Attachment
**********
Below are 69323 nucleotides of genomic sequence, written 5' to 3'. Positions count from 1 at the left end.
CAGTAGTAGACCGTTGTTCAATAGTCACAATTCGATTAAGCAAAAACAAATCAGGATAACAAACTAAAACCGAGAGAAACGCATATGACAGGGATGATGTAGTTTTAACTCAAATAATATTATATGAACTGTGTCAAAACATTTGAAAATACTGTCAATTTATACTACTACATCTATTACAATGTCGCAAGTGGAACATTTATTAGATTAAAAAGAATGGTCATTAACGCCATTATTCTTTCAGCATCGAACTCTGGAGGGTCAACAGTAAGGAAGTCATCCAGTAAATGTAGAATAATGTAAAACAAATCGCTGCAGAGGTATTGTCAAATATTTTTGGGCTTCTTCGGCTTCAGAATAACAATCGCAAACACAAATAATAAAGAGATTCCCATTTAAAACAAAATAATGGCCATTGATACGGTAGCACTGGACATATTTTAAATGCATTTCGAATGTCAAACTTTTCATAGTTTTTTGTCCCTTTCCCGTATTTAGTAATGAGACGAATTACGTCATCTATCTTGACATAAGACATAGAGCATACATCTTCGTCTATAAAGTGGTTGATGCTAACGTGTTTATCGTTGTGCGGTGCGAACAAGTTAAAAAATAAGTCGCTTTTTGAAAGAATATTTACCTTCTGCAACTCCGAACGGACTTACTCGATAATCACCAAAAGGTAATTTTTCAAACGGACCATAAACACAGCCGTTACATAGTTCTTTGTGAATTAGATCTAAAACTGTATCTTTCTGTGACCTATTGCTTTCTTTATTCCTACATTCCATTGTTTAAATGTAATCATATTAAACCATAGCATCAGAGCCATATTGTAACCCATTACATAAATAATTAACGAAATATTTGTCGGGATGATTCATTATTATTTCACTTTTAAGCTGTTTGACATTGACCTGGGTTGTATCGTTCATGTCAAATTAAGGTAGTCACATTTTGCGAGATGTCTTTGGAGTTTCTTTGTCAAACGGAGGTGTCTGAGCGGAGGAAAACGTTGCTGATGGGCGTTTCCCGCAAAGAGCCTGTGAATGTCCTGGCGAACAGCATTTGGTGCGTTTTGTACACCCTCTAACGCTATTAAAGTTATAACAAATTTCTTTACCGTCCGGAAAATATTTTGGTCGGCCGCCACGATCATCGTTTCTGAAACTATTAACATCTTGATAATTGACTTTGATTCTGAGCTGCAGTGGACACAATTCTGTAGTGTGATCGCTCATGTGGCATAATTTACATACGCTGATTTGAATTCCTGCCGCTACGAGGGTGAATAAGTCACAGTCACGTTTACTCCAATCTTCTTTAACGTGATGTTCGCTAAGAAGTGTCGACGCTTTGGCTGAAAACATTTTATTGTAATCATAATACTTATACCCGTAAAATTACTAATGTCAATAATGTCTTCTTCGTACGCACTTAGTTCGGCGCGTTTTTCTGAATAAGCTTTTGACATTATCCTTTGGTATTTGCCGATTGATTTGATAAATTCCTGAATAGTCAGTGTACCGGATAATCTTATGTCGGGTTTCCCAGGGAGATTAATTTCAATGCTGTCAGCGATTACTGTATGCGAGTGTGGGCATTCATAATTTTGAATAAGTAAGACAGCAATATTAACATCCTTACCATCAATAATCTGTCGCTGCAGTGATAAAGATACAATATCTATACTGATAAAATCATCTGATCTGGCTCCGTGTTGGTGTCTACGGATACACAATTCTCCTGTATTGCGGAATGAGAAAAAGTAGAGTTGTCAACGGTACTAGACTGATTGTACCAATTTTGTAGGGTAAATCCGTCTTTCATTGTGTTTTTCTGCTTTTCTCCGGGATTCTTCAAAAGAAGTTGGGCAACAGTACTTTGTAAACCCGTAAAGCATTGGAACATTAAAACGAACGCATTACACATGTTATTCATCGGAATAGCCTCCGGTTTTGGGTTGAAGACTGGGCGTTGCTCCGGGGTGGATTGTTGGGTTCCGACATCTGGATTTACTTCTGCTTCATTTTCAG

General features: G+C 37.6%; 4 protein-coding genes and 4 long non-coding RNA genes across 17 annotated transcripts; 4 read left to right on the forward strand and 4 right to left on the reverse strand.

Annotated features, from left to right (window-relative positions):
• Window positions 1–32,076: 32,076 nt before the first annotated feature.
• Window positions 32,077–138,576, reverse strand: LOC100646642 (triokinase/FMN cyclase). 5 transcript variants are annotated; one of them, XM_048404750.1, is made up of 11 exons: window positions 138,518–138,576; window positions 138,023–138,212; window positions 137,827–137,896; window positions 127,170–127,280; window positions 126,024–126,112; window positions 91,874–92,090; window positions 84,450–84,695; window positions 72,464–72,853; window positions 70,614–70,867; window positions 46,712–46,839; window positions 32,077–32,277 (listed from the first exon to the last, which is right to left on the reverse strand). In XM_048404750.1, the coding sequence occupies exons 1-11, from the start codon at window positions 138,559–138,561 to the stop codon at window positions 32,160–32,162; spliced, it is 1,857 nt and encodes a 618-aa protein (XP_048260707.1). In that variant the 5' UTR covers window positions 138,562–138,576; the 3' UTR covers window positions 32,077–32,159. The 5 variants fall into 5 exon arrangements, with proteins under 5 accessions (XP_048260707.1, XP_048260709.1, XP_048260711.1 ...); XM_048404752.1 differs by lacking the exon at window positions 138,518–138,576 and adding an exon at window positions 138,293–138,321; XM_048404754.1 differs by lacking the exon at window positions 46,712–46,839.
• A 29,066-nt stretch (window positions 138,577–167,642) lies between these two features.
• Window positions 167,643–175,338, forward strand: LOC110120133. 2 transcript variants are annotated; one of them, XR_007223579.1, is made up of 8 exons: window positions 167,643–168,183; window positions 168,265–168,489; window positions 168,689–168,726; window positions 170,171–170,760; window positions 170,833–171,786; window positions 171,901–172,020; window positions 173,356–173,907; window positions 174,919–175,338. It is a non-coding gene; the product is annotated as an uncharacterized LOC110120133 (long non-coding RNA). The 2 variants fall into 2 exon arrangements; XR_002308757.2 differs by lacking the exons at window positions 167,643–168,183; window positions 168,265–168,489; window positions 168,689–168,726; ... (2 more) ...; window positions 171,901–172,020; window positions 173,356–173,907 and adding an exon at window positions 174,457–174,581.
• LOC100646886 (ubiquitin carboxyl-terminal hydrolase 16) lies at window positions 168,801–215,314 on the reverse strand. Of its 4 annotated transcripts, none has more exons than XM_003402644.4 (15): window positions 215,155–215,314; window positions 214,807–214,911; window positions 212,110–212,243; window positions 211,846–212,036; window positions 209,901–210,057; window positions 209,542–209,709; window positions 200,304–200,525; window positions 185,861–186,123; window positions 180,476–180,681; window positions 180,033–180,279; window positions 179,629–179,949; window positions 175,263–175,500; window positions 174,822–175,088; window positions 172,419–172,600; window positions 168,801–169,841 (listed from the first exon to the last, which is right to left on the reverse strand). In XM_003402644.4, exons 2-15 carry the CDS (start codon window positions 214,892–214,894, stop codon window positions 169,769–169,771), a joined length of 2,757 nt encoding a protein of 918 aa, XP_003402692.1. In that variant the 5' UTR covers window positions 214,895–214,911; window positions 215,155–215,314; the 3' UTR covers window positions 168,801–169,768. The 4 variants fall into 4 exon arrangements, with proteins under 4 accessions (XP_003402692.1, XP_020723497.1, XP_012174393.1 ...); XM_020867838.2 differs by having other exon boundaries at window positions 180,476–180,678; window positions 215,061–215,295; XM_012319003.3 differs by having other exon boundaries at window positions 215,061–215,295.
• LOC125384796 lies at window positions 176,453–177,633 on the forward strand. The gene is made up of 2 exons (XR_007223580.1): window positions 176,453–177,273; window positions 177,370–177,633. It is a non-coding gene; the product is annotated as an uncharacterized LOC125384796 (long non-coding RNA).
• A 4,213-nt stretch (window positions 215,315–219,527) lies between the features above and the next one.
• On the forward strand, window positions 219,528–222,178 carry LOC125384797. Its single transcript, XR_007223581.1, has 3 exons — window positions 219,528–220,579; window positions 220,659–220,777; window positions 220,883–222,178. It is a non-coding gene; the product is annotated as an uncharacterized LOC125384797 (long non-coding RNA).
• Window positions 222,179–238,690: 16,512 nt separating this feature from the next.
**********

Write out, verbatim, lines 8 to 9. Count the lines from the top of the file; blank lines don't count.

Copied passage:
• Window positions 167,643–175,338, forward strand: LOC110120133. 2 transcript variants are annotated; one of them, XR_007223579.1, is made up of 8 exons: window positions 167,643–168,183; window positions 168,265–168,489; window positions 168,689–168,726; window positions 170,171–170,760; window positions 170,833–171,786; window positions 171,901–172,020; window positions 173,356–173,907; window positions 174,919–175,338. It is a non-coding gene; the product is annotated as an uncharacterized LOC110120133 (long non-coding RNA). The 2 variants fall into 2 exon arrangements; XR_002308757.2 differs by lacking the exons at window positions 167,643–168,183; window positions 168,265–168,489; window positions 168,689–168,726; ... (2 more) ...; window positions 171,901–172,020; window positions 173,356–173,907 and adding an exon at window positions 174,457–174,581.
• LOC100646886 (ubiquitin carboxyl-terminal hydrolase 16) lies at window positions 168,801–215,314 on the reverse strand. Of its 4 annotated transcripts, none has more exons than XM_003402644.4 (15): window positions 215,155–215,314; window positions 214,807–214,911; window positions 212,110–212,243; window positions 211,846–212,036; window positions 209,901–210,057; window positions 209,542–209,709; window positions 200,304–200,525; window positions 185,861–186,123; window positions 180,476–180,681; window positions 180,033–180,279; window positions 179,629–179,949; window positions 175,263–175,500; window positions 174,822–175,088; window positions 172,419–172,600; window positions 168,801–169,841 (listed from the first exon to the last, which is right to left on the reverse strand). In XM_003402644.4, exons 2-15 carry the CDS (start codon window positions 214,892–214,894, stop codon window positions 169,769–169,771), a joined length of 2,757 nt encoding a protein of 918 aa, XP_003402692.1. In that variant the 5' UTR covers window positions 214,895–214,911; window positions 215,155–215,314; the 3' UTR covers window positions 168,801–169,768. The 4 variants fall into 4 exon arrangements, with proteins under 4 accessions (XP_003402692.1, XP_020723497.1, XP_012174393.1 ...); XM_020867838.2 differs by having other exon boundaries at window positions 180,476–180,678; window positions 215,061–215,295; XM_012319003.3 differs by having other exon boundaries at window positions 215,061–215,295.